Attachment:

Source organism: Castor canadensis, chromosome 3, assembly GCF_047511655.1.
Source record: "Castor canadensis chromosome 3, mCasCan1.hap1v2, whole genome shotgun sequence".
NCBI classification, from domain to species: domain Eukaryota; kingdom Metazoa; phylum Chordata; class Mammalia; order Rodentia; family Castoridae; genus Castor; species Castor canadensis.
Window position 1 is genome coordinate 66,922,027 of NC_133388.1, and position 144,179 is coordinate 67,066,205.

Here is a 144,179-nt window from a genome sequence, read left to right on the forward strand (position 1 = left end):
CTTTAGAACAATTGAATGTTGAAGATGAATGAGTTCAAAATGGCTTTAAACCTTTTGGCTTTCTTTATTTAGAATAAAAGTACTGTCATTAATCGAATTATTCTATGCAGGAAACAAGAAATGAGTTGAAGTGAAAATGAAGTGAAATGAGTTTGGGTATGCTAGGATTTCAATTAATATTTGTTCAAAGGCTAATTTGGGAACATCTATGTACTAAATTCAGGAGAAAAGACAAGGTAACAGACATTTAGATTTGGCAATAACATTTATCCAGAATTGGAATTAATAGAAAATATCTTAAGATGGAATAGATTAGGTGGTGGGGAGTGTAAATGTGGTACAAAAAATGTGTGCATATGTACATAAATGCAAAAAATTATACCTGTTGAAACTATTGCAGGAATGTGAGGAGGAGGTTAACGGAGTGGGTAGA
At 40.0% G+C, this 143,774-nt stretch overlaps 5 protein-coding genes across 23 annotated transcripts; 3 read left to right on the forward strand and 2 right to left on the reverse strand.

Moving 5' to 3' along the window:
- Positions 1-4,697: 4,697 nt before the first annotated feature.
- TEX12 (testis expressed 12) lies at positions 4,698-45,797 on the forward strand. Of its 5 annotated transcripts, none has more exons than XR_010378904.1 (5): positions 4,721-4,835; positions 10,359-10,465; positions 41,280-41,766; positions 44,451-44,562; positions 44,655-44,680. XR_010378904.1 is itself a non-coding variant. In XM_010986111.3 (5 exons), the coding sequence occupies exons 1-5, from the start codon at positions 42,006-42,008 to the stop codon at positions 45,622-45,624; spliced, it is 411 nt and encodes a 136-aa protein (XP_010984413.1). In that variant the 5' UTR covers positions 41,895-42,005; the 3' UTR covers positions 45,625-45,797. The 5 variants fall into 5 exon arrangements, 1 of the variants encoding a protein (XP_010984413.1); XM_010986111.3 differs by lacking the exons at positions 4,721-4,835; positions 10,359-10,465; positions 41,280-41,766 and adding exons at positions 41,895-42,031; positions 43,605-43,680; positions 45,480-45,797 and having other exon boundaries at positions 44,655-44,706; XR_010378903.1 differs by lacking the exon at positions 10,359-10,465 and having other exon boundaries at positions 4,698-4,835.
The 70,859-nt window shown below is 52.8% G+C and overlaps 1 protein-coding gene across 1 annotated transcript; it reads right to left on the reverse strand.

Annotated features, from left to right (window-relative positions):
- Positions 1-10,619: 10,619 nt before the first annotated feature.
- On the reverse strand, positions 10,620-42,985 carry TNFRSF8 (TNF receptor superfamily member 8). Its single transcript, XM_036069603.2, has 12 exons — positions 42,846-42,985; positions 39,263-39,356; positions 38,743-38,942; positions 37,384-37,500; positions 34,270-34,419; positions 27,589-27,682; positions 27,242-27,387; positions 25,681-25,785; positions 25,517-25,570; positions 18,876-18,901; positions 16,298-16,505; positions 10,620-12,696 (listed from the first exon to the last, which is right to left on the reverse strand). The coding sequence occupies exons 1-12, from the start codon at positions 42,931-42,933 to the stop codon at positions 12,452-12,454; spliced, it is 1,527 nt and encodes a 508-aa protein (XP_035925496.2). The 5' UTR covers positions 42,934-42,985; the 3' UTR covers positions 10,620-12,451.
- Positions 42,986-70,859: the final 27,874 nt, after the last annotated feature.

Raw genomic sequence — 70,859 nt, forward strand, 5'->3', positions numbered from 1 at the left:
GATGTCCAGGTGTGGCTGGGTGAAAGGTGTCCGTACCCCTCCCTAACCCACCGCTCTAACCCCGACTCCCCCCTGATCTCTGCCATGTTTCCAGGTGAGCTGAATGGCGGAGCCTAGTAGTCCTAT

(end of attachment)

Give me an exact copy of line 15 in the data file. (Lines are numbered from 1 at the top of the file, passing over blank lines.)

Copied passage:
- Positions 42,986-70,859: the final 27,874 nt, after the last annotated feature.